Sometimes we need to face up to things. I should have faced up to the fact I was going to have to sit with the holiday traffic like everyone else. As prayerful Christians we sometimes need to face up to realities and be ready to take what we see coming but absolutely don’t want. In your prayer life, how often have you prayed and prayed to avoid what’s coming by trying to persuade God to take you a different route? Of course what you didn’t want happened anyway, so did God abandon you, or was it that you weren’t with God in facing up to what you knew would happen.

Jacob had been awful to his Brother Esau, cheating him out of his inheritance. In these verses from Genesis he’s desperate to avoid meeting his Brother, to face up to him and the terrible things he had done. He’s pleading with God, not for repentance and strength to face what was coming but by saying ‘you said you were going to look after me’. Of course he was going to have to face his Brother and no amount of prayer bargaining with God was going to change that. Shortly after that prayer Jacob famously wrestles with God before he faces Esau. The eventual meeting of course was one where Jacob is humbled by the grace and forgiveness offered by Esau.
Praying desperately to avoid what’s coming is natural, as human beings we want to avoid pain, death, and conflict. As we see in these brilliant verses from Mark, even Jesus prayed desperately to avoid what was coming. This is Jesus as fully human, unable to face the desperate situation ahead. Mark’s Gospel draws us into the real humanity of Jesus. Despite his desperate pleas, his pain and suffering were going to happen.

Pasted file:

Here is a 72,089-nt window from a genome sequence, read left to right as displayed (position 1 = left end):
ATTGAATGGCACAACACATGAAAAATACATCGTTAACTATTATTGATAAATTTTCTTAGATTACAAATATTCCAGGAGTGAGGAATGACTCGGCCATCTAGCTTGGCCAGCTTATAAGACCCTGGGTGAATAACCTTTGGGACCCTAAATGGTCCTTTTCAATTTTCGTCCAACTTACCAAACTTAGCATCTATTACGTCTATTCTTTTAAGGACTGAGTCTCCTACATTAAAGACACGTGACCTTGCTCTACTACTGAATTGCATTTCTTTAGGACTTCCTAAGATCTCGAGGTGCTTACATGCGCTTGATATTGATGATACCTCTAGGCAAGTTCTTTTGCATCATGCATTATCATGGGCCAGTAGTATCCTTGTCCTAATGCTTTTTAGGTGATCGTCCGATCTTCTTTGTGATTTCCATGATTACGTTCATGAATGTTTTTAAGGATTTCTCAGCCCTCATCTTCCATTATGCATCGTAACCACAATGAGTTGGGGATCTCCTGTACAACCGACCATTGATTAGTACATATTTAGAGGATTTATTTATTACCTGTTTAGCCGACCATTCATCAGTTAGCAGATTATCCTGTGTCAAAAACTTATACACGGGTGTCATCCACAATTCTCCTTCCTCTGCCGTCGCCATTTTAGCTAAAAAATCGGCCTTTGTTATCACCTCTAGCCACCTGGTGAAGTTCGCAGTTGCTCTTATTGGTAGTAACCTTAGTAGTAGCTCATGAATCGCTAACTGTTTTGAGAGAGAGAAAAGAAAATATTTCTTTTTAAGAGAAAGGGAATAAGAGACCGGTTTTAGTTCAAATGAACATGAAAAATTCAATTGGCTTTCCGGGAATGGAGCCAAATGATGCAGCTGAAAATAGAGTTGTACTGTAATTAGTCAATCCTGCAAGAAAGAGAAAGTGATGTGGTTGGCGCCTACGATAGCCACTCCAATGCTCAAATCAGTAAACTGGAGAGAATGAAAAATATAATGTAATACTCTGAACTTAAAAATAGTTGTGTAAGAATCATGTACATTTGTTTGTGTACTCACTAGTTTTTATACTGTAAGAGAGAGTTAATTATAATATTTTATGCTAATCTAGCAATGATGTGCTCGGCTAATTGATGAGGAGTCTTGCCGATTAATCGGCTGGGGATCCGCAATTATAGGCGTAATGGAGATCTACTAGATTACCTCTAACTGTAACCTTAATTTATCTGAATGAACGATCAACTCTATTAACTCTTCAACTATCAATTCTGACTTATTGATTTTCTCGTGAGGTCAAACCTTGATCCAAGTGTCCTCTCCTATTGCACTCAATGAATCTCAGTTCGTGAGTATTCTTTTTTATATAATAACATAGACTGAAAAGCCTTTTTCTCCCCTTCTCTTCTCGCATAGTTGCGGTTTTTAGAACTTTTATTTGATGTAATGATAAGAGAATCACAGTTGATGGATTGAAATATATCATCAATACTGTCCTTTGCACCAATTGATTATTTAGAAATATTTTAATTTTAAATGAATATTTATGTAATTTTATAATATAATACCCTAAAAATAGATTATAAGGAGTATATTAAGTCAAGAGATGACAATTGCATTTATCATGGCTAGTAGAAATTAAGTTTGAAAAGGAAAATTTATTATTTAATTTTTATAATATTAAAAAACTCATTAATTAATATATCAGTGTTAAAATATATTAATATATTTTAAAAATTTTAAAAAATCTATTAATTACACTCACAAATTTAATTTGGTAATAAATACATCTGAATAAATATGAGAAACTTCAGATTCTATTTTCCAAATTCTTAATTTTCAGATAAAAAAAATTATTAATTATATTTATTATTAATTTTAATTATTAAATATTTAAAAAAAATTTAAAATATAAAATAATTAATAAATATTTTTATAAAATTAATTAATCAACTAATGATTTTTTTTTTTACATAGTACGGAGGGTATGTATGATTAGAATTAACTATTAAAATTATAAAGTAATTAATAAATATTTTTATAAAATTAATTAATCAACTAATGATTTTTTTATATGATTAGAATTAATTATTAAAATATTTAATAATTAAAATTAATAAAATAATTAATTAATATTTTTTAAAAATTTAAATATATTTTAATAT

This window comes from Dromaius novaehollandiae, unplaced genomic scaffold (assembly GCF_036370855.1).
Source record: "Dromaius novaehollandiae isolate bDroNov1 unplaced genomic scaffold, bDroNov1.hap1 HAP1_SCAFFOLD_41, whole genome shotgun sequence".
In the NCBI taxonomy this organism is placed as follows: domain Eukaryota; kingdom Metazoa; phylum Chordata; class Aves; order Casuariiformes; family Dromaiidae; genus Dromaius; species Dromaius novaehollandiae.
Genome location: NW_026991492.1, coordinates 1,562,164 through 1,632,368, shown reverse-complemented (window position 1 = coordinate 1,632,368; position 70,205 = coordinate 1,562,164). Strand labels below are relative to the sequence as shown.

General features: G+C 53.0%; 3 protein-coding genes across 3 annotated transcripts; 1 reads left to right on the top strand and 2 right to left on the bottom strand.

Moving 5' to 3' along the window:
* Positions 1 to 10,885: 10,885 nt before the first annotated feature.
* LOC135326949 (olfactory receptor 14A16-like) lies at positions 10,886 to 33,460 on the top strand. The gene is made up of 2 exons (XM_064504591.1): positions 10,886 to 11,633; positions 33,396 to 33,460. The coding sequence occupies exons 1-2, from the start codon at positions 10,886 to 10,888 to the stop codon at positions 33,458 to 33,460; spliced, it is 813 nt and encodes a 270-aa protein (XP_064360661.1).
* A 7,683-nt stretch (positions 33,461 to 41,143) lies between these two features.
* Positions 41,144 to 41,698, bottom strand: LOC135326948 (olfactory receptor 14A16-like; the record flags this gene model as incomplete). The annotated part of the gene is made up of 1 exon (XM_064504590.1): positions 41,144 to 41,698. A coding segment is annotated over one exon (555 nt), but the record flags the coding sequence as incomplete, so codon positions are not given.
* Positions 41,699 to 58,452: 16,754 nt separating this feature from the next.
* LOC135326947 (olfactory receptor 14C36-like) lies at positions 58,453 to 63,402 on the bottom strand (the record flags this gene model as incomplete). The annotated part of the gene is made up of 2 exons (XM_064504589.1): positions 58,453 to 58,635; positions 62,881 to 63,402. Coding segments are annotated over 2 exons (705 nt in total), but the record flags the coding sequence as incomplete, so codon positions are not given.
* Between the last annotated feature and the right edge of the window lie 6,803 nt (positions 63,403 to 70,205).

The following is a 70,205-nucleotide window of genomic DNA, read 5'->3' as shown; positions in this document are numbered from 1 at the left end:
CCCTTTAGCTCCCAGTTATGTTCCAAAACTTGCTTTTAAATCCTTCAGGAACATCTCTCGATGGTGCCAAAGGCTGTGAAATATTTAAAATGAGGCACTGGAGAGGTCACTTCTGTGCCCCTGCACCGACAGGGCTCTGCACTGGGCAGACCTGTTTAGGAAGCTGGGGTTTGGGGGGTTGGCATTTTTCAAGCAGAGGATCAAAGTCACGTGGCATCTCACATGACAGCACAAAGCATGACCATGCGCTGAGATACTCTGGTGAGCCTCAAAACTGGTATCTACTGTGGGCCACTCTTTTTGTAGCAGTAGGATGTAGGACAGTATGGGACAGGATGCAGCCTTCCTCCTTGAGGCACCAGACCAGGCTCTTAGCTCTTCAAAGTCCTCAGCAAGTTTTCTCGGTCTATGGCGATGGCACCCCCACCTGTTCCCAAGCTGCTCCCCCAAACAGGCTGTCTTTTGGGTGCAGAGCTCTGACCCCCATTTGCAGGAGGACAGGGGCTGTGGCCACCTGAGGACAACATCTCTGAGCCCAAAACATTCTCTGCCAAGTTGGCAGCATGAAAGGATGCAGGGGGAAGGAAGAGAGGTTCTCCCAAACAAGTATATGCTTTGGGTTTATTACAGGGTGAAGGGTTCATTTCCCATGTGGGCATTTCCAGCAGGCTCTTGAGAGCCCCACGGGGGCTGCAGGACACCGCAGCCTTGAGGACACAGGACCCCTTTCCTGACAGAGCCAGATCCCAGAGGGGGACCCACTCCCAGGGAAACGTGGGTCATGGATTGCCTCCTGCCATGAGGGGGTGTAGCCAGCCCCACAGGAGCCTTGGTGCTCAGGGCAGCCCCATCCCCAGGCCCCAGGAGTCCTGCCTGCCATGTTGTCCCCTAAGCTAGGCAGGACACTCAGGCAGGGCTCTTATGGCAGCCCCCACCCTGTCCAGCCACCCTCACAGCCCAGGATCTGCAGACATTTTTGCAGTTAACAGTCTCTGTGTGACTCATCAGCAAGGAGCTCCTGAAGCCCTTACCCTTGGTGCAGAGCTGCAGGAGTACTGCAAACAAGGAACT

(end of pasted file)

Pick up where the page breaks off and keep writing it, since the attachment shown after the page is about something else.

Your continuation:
So for us, we need not beat ourselves up for the times when do pray to avoid the inevitable, or indeed stop praying for ways around difficulties. It’s human nature. However, to become Christians skilful in prayer and closer to God in our journey of faith sometimes we do need to face what’s coming and have the courage to pray into those difficulties. Let’s look at the most difficult of things we have to face, that of losing those we love and our indeed our own passing. As close friends and family draw close to the end of their lives we pray desperately for it not to happen. We pray for miraculous healing, but in our desperation we may pray for the wrong sort of miraculous healing. Miraculous healing is found in those that move from being desperate about their own death to being at peace with it and are then able to spend their final days looking outward and being a beacon of light and hope to those around. That is also true for those they are leaving behind, rather than not facing up to it, the tears can flow, what needs to be said can be said and together the pain can be faced.

In the Bible, Christian and non-Christian resources, and the reality of the life we lead, one thing is made very clear. We have to face many difficult obstacles. The real danger of praying to avoid difficulties is that God can appear very absent. The bad test results, the redundancies, the inability to make ends meet, family breakups, arguments and the pain of grief all happen daily to millions of people. If we constantly pray that these things will come to an end it is very easy to lose faith because they won’t stop happening. We live in a fallen world it’s not the way God wants it to be. But what we do know is that if we involve God in each of those situations, God’s grace and love will be seen even in the greatest of pain. God came into the world not to show us how to have an easy life, but to show that any situation where God is brought into, the love that brought creation into being will be seen. If you don’t believe me, well it’s central to our faith. We worship someone who was innocent, yet died the cruellest of criminal executions; we venerate the cross, an instrument of torture and death. Jesus faced the most desperate, seemingly Godless situation, yet through it our faith has its life and being. I pray for courage for each of us, to face our difficulties and have enough trust during the pain that God is with us. May our prayers, whatever we face be the ones where we meet with God.